People for Cats is still officially closed to the public due to the COVID-19 pandemic. However, we have been conducting contact-free adoptions via appointment. Once a cat becomes available for adoption, it is advertised on Petfinder and our Facebook page. Prospective adopters should contact us via Petfinder or leave a message for Barbara on our hotline. We will send you a brief questionnaire followed by a telephone interview. If it looks like you might be a good match for the kitty, an appointment will be made for you to view the cat outside the shelter and potentially adopt it.
During the past few months we have witnessed many dramatic changes in our world, but a few things have remained constant. The changes in the seasons have occurred on schedule and once again it’s kitten season.
Kittens develop in their mothers for approximately nine weeks, somewhere between 58 and 72 days. They are born even more helpless than human babies, being unable to see, hear or even move their bowels without help. For the first few weeks, they cannot walk or regulate their body temperature, and their mothers must do everything for them.
What they do best is eat and sleep (good practice for when they’re adults!). In a week, kittens double their birth weight and nearly double it again by the end of the second week. By the third and fourth week, their ears, which were folded over at birth, have become erect, their eyes are open, their teeth are coming in and they are starting to move around and explore their environment.
Between the time when a kitten is two to seven weeks old, they are most able to become socialized. During this short window, they learn to be comfortable around humans through gentle and consistent handling. This is an extremely important period in their development because it can shape the type of pet your kitten becomes. New kitten owners should never use their hands to play with a cat. This teaches the cat that scratching or biting hands is acceptable. Wand toys, laser lights and catnip mice or balls to throw are much better choices for playing. It is sometimes possible to socialize older kittens, but they will usually remain less comfortable around people than if they had been socialized at an earlier age.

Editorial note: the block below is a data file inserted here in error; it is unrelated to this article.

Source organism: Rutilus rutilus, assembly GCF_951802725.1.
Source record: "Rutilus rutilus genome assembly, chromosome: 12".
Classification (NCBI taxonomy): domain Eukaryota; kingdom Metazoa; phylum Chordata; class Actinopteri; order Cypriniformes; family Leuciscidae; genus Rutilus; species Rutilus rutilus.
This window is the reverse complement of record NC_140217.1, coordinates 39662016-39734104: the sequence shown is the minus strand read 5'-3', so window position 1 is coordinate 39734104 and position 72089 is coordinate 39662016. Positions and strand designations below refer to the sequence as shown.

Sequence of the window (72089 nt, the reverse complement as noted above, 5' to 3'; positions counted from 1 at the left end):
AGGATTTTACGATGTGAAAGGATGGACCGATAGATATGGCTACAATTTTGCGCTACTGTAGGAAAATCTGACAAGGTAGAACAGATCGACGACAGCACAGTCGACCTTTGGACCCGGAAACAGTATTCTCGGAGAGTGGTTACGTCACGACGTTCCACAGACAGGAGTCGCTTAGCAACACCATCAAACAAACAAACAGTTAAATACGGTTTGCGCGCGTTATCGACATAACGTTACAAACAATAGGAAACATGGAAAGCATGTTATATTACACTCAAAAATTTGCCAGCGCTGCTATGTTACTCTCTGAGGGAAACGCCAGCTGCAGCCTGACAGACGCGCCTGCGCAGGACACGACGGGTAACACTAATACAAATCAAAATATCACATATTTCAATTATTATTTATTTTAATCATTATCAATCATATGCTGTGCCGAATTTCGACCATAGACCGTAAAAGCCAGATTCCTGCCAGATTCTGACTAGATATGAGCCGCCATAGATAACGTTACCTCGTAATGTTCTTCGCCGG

Kittens continue to grow and develop through the next few months and reach puberty at around six months of age. If it has not been done earlier, this is the time they should be spayed or neutered. Most cats will continue to “fill out” until they are about a year old and fully adult; this is normal, but it’s important to be vigilant in case your cat is putting on more weight than is good for him or her.
While the People for Cats shelter remains closed to the public, we are fostering a few kittens who will be listed on Petfinder and our Facebook page when they are ready for adoption. All kittens are spayed or neutered, have had all age-appropriate vaccinations and have been well-socialized by our experienced kitten foster families.
We finally have a cat available for adoption, and her name is Roxie. This pretty lady is eight years young, sports a brown coat with dark chocolate tabby/tiger markings and has big gorgeous pale hazel eyes. She is a sweet lady who adores company, especially children, and wants to interact but is just a bit skittish when you first meet her. Roxie was brought to People for Cats after she and her housemate were abandoned by their previous owner. Sadly, the other cat disappeared. Roxie is an active girl who passed her vet visit with flying colors. Why not make an appointment to meet this pretty lady and see if you’d like to give her a second chance at a “fur-ever” home of her very own?
We have a stray cat at the shelter who is tentatively named Monty. He is a long-haired pale orange/buff and white male who was found in Monument Beach. This fellow had been hanging around the Howard Avenue/Clay Pond Road area since December. He was terribly matted and in rough shape when People for Cats trapped him last week and brought him to a vet. Monty has since been checked out and vaccinated, and his mats were removed. If you suspect he is your missing cat, please check our Facebook page for photos and call Jean at 617-645-4019 as soon as possible.
While we have not had many cats available for adoption, our census has been changing weekly, so keep checking Petfinder and our Facebook page for available cats.
Are you looking for something to do that lets you stay outside, socially distanced, and also benefits People for Cats? The Heritage Museums & Gardens and the Cape Cod Hydrangea Society are hosting the annual Cape Cod Hydrangea Festival. On Saturday, July 18, the garden at 65 Willow Field Drive in North Falmouth will be open for touring from 10 AM to 4 PM. Rain or shine! Admission is $5, and proceeds go to People for Cats. Please wear a mask.
The People for Cats shelter is located at 44 Beagle Lane in Teaticket. Our mailing address is PO Box 422, West Falmouth, MA 02574.
If you need to get in touch with us, call our hotline at 508-540-5654. Press 0 if you have cat-related issues and questions, are interested in volunteering or for additional information about People for Cats. Press 2 if you need financial assistance for veterinary care or spay/neuter assistance. Please call 617-645-4019 (rather than pressing 3) if you must surrender a cat or kitten. All calls are returned as quickly as possible.